- Prior to June 12, Libby participated in discussions "concerning how to respond to Pincus," who was writing an article on Wilson's trip. We know Dick participated in just such a strategy session a month later. Did he also participate in this one?
- Sometime before July 8, Cathie Martin heard "from another government official" about Plame's identity. Is Dick this "another government official"?
- On July 16, (after Novak leaked Plame's status but before anyone noticed David Corn's post recognizing Novak's column might involve an IIPA violation) Dick attended Gerald Ford's birthday party at the White House. Alan Greenspan attended as a guest of honor. We don't know, AFAIK, whether Greenspan's wife attended, but her husband did receive an award. Two days later, on July 18, Mitchell said:
Today, the administration is also trying to explain how it handled these documents shown earlier on NBC News, documents that were the basis for accusing Saddam of trying to buy uranium from Niger for nuclear weapons. First, it said it didn't have the documents until after the State of the Union in January. Now officials admit they had them all along, since October, but withheld them from the UN for months.
And two more days later, on July 20, Andrea Mitchell called Joe Wilson and said:
what White House sources were telling her about the real story being not the sixteen words but Wilson and his wife. (Politics of Truth 350)
Did Dick chat to Andrea Mitchell at Ford's birthday party on July 16? Did he tell her the real story was Wilson and his wife? Has Fitzgerald found any other evidence of communication between Administration officials and Mitchell (that is, phone records), or did this leaking definitely happen at the party?
So there's a good bit that might indict Dick. But certain things have to happen before Fitzgerald could get close to indicting him.
First, he almost certainly would have to indict Libby for an IIPA or Espionage violation. Dick's indictment would probably relate to conspiracy. But you can't indict people on conspiracy unless it's a conspiracy to do something illegal. Ken Starr notwithstanding, lying to reporters is probably not enough (and there's no evidence I know of that Dick was involved in the later conspiracy to lie to the FBI and Grand Jury). Unless Fitzgerald is willing to try to indict a sitting Vice President on a conspiracy to violate Joe Wilson's civil rights (again, I doubt it), Fitzgerald is also going to have to prove one of the crimes related to security violations.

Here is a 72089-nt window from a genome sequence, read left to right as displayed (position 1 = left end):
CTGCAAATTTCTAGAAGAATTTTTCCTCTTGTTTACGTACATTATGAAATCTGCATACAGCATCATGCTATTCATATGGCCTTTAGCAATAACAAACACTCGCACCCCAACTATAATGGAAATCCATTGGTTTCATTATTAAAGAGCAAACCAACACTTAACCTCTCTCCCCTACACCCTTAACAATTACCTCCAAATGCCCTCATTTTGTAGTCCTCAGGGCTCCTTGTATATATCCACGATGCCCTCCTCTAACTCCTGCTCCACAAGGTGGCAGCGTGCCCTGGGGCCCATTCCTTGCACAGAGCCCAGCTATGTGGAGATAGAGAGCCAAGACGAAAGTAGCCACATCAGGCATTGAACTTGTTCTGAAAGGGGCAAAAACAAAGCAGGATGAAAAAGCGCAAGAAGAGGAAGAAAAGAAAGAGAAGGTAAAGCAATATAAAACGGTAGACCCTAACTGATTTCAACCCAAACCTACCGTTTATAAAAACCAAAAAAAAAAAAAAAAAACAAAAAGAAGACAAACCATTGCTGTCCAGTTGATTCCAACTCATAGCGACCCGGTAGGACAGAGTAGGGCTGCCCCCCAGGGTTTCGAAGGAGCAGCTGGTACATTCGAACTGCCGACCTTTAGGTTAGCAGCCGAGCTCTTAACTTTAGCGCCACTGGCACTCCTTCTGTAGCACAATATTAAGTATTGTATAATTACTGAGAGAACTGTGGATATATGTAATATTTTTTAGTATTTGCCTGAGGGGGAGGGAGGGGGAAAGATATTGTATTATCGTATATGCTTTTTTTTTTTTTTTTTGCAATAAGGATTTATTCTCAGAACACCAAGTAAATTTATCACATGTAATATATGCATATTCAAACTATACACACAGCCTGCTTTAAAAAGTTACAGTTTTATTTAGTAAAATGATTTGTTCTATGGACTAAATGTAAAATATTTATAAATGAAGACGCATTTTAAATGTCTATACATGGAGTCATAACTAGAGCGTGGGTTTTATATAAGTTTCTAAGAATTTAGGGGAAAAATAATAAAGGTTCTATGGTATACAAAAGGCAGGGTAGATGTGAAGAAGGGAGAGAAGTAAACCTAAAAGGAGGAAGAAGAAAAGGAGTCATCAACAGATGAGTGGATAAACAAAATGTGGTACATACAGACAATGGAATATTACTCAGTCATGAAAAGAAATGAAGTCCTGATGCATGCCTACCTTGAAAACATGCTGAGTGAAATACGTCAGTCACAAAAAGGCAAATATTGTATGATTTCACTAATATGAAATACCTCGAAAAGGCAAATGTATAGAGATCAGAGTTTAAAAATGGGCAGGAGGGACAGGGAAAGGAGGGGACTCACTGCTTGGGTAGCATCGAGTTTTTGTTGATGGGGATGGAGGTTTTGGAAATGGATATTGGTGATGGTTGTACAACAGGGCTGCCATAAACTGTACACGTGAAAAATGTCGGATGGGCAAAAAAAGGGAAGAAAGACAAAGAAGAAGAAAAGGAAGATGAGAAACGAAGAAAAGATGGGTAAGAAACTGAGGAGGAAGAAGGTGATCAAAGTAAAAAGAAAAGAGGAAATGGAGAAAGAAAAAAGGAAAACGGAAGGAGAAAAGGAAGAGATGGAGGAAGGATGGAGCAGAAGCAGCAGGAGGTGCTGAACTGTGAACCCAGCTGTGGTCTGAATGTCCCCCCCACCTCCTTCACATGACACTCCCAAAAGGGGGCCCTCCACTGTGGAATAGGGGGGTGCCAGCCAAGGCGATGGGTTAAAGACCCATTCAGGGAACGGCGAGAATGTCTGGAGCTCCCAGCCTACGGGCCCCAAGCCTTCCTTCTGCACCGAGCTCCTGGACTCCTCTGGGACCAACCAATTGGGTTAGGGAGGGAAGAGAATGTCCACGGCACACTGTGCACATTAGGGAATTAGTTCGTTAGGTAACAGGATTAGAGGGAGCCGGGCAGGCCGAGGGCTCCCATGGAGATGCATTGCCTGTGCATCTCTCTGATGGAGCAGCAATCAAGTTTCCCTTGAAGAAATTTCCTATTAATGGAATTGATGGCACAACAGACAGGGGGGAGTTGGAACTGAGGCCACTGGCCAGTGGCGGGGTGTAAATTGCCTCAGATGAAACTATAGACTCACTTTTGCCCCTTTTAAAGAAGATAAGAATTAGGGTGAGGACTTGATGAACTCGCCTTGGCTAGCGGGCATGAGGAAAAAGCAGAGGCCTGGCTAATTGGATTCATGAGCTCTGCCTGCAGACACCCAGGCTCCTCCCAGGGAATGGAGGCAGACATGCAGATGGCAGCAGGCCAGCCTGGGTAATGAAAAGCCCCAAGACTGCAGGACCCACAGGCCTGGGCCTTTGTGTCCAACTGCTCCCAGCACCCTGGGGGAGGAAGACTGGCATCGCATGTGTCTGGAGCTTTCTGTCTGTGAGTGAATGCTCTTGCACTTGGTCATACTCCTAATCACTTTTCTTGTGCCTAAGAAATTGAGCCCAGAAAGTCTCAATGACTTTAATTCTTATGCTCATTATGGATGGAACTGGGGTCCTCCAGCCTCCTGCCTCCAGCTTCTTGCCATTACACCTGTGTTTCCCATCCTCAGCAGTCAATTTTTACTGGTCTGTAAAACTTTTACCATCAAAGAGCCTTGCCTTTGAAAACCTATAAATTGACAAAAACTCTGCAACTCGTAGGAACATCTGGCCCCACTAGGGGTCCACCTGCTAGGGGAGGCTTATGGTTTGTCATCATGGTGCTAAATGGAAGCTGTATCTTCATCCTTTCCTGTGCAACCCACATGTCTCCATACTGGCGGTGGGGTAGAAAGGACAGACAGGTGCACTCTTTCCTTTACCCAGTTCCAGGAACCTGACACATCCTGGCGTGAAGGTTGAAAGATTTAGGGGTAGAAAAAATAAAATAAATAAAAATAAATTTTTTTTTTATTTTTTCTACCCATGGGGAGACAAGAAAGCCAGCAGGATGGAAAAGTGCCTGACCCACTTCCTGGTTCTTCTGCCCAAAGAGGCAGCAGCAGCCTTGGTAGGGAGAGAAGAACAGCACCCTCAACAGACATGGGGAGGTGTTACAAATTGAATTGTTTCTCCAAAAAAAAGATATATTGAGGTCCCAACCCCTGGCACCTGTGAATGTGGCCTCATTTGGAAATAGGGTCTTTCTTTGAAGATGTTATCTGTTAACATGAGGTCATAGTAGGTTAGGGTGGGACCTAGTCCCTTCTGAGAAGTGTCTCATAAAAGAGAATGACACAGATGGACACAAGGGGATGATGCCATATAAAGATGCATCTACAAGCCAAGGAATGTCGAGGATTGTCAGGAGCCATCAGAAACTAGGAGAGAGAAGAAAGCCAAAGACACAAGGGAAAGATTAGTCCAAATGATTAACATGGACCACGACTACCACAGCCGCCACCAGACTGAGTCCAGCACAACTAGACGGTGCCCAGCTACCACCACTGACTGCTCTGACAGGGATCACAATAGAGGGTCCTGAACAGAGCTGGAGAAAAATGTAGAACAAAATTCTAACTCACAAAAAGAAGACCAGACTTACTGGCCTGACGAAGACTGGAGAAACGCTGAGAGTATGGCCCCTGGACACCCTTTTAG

Second, he'd have to get participants in some of these strategy discussions to describe what went on in them. This is the area, I think, where Fitzgerald has made the most progress. It appears, for example, that Cathie Martin is willing to testify that she told Libby she had heard about Plame's identity (she therefore corrborates Ari's testimony that he and Libby talked about Plame the day before, Libby says, he learned about her). Has she also talked to Fitzgerald about the July 12 conversation on board Air Force Two? Did she also tell Fitzgerald who told her of Plame's identity? Add in people like Wurmser and Hannah, and Fitzgerald may have a lot more dots already connected than what he shows us in this indictment.
Third, he'd have to get Libby to explain some of these strategy conversations between him and Dick. He'd need to corroborate whatever Martin said, for example. Explain why he ordered Grossman to put together information on Wilson. Explain who ordered those CIA documents.
And finally, I sincerely believe he'd have to flip Judy--flip her so hard he left her writhing on the floor. I guarantee you, Judy Miller is still hiding a whole bunch of things, things that go straight to the core of this leak. And I'm fairly convinced her claim about her Aspen comment...
In answer, I told the grand jury about my last encounter with Mr. Libby. It came in August 2003, shortly after I attended a conference on national security issues held in Aspen, Colo. After the conference, I traveled to Jackson Hole, Wyo. At a rodeo one afternoon, a man in jeans, a cowboy hat and sunglasses approached me. He asked me how the Aspen conference had gone. I had no idea who he was. "Judy," he said. "It's Scooter Libby."
...is just a bunch of bull-puckey. I strongly suspect it's a coded comment to telegraph her plan to protect noted Jackson Hole resident Dick Cheney.
So Fitzgerald still has his work cut out for him if he thinks he's going to indict Dick anytime soon.
Just remember though. Governor Ryan? Indictment number 66. Fitzgerald has already shown he has superhuman amounts of patience and persistence. So while an indictment would take a good bit more work, if anyone can do it, Fitzgerald can.